Personal happiness is a luxury. We all face tragedies and problems that attempt to break our foundation. Some people experience more suffering than others, but it is ultimately pointless to compare ourselves with other people. It is true that you cannot change what happens to you, but you can surely change how you react to it. This is how you can have control over your life and how it affects others.
Substance abuse and drug addiction has been on my mind lately for three reasons: 1) I’m reading a journalistic expose on the failure of the drug war, 2) the third season of “Orange is the New Black” starts off in a heart-breaking fashion, and 3) I saw the trailer for the Amy Winehouse documentary this week. What all three of those things have in common is that they involve people and their pursuit of happiness. Happiness is something we all want and feel that we deserve. As a result, people will go to any lengths to get it and sometimes those lengths can be devastating. However, you are not just hurting yourself in those difficult times. You are also causing those around you pain.
“Coming Down” by Dum Dum Girls speaks to me as a song about drug abuse. I know that it is actually about a personal relationship breaking up and the aftermath of coming down from that love high, but I’m choosing to look at the context differently. I know my recent media consumption is affecting this altered view, but I don’t care.
Against a soft, droning beat similar to the album “The Trinity Sessions” by Cowboy Junkies or even Mazzy Star’s entire discography, Dum Dum Girls paints a melancholy landscape to set the stage for the song. It is moody and brimming with allusions of heartache from a sensory perspective. The lead singer starts things off without any delusion of why she is there. She’ll take anything she can get and when she closes her eyes to get closer to the object of her desire in her imagination, she is only left a faint taste in her mouth. From then, she tries to leave. She can’t. She wants this object of desire to pull her back strongly and keep her high. However, this object of desire proves to be heartless for the pain it inflicts on those who are around. I feel the lyrics paint a dramatic tale of substance abuse; the ultimate bad relationship where you feel powerless and without control.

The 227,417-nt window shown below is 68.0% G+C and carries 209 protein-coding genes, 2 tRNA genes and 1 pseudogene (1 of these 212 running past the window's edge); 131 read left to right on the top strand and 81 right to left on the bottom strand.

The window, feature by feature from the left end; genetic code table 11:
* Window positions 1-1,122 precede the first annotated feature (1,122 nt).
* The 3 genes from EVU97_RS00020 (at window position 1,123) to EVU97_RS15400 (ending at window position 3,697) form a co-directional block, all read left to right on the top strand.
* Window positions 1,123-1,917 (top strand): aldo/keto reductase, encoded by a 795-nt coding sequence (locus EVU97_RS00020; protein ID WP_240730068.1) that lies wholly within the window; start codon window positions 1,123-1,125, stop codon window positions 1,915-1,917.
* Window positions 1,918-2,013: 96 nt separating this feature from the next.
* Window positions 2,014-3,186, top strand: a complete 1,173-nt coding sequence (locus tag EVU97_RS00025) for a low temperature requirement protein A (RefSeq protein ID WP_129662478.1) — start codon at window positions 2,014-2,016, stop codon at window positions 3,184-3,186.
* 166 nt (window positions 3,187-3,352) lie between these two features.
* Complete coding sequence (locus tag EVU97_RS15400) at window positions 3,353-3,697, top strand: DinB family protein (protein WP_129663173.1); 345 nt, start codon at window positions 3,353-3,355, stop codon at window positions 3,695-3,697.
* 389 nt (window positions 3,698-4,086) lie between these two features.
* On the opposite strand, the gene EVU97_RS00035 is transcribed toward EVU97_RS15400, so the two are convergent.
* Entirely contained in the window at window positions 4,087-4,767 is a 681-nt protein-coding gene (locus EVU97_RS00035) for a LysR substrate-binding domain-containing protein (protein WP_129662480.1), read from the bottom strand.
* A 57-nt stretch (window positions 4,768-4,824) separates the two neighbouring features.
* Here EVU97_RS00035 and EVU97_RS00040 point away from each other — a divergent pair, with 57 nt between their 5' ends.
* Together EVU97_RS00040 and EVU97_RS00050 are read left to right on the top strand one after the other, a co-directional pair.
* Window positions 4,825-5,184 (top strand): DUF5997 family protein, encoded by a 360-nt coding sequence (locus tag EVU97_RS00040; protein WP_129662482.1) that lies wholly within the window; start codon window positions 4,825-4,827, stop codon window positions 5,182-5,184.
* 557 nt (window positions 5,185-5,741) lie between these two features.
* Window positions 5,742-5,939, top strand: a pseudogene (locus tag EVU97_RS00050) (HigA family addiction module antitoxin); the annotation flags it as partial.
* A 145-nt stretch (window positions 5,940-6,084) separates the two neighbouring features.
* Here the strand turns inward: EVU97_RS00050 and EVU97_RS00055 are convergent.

I know my interpretation of the song may be a stretch, but I stand by it. It is fitting since relationships can come in all forms. And that is key element: relationships. When we cannot achieve the personal happiness that we think we deserve, it is isolating. It creates a lonely feeling coupled with paranoia; not only do people not care about you, but they are out to hurt you as well. Even the music video conveys this imagery as the singer’s dress is cut piece by piece by people around her.
Why is it that our happiness stems from our social interactions and relationships with people? Humans are social creatures, which is true. We may look inward and try to find the strength and confidence to make ourselves happy, but I believe that is impossible. That is why we look for happiness. That is why we pursue it in a needle, with a lover, in a book, or anywhere else. We cannot generate a significant level of happiness in complete isolation.
We all struggle to find our happiness. And if your path is leading you down a dark road, reach out. There are people who care. Love those around you and do not be hesitate to be happy.